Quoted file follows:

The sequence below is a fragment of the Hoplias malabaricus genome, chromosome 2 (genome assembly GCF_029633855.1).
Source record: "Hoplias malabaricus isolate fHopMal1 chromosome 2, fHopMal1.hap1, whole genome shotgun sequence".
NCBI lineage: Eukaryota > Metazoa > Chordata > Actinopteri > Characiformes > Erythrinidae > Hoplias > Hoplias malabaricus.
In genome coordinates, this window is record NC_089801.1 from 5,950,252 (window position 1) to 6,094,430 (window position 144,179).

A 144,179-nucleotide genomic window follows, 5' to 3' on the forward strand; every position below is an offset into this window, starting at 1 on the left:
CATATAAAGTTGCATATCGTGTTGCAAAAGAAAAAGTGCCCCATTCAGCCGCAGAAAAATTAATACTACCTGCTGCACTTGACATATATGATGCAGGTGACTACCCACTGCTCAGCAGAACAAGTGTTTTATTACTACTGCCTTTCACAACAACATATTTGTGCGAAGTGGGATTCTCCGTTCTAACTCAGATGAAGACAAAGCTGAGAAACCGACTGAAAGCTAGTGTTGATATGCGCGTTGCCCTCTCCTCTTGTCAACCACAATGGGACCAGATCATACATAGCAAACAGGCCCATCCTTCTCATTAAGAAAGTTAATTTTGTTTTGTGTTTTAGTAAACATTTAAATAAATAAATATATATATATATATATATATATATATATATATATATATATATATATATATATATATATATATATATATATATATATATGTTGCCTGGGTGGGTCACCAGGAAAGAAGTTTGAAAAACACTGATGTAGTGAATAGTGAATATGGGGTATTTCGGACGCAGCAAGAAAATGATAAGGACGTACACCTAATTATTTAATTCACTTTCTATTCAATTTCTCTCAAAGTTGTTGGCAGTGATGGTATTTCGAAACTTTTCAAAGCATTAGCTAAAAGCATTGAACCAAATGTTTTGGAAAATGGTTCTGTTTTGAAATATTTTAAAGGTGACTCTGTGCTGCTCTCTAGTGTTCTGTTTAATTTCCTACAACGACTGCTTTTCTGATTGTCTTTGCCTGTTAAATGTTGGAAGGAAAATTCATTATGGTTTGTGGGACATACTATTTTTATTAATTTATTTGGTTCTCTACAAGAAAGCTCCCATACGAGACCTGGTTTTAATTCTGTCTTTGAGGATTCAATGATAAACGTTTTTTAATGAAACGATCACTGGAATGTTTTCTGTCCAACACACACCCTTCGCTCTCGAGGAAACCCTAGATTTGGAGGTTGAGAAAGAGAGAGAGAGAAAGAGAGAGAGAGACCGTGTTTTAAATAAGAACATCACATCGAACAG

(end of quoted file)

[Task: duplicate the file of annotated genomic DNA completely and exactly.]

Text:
The sequence below is a fragment of the Hoplias malabaricus genome, chromosome 2 (genome assembly GCF_029633855.1).
Source record: "Hoplias malabaricus isolate fHopMal1 chromosome 2, fHopMal1.hap1, whole genome shotgun sequence".
NCBI lineage: Eukaryota > Metazoa > Chordata > Actinopteri > Characiformes > Erythrinidae > Hoplias > Hoplias malabaricus.
In genome coordinates, this window is record NC_089801.1 from 5,950,252 (window position 1) to 6,094,430 (window position 144,179).

A 144,179-nucleotide genomic window follows, 5' to 3' on the forward strand; every position below is an offset into this window, starting at 1 on the left:
CATATAAAGTTGCATATCGTGTTGCAAAAGAAAAAGTGCCCCATTCAGCCGCAGAAAAATTAATACTACCTGCTGCACTTGACATATATGATGCAGGTGACTACCCACTGCTCAGCAGAACAAGTGTTTTATTACTACTGCCTTTCACAACAACATATTTGTGCGAAGTGGGATTCTCCGTTCTAACTCAGATGAAGACAAAGCTGAGAAACCGACTGAAAGCTAGTGTTGATATGCGCGTTGCCCTCTCCTCTTGTCAACCACAATGGGACCAGATCATACATAGCAAACAGGCCCATCCTTCTCATTAAGAAAGTTAATTTTGTTTTGTGTTTTAGTAAACATTTAAATAAATAAATATATATATATATATATATATATATATATATATATATATATATATATATATATATATATATATATATATATATATATATGTTGCCTGGGTGGGTCACCAGGAAAGAAGTTTGAAAAACACTGATGTAGTGAATAGTGAATATGGGGTATTTCGGACGCAGCAAGAAAATGATAAGGACGTACACCTAATTATTTAATTCACTTTCTATTCAATTTCTCTCAAAGTTGTTGGCAGTGATGGTATTTCGAAACTTTTCAAAGCATTAGCTAAAAGCATTGAACCAAATGTTTTGGAAAATGGTTCTGTTTTGAAATATTTTAAAGGTGACTCTGTGCTGCTCTCTAGTGTTCTGTTTAATTTCCTACAACGACTGCTTTTCTGATTGTCTTTGCCTGTTAAATGTTGGAAGGAAAATTCATTATGGTTTGTGGGACATACTATTTTTATTAATTTATTTGGTTCTCTACAAGAAAGCTCCCATACGAGACCTGGTTTTAATTCTGTCTTTGAGGATTCAATGATAAACGTTTTTTAATGAAACGATCACTGGAATGTTTTCTGTCCAACACACACCCTTCGCTCTCGAGGAAACCCTAGATTTGGAGGTTGAGAAAGAGAGAGAGAGAAAGAGAGAGAGAGACCGTGTTTTAAATAAGAACATCACATCGAACAG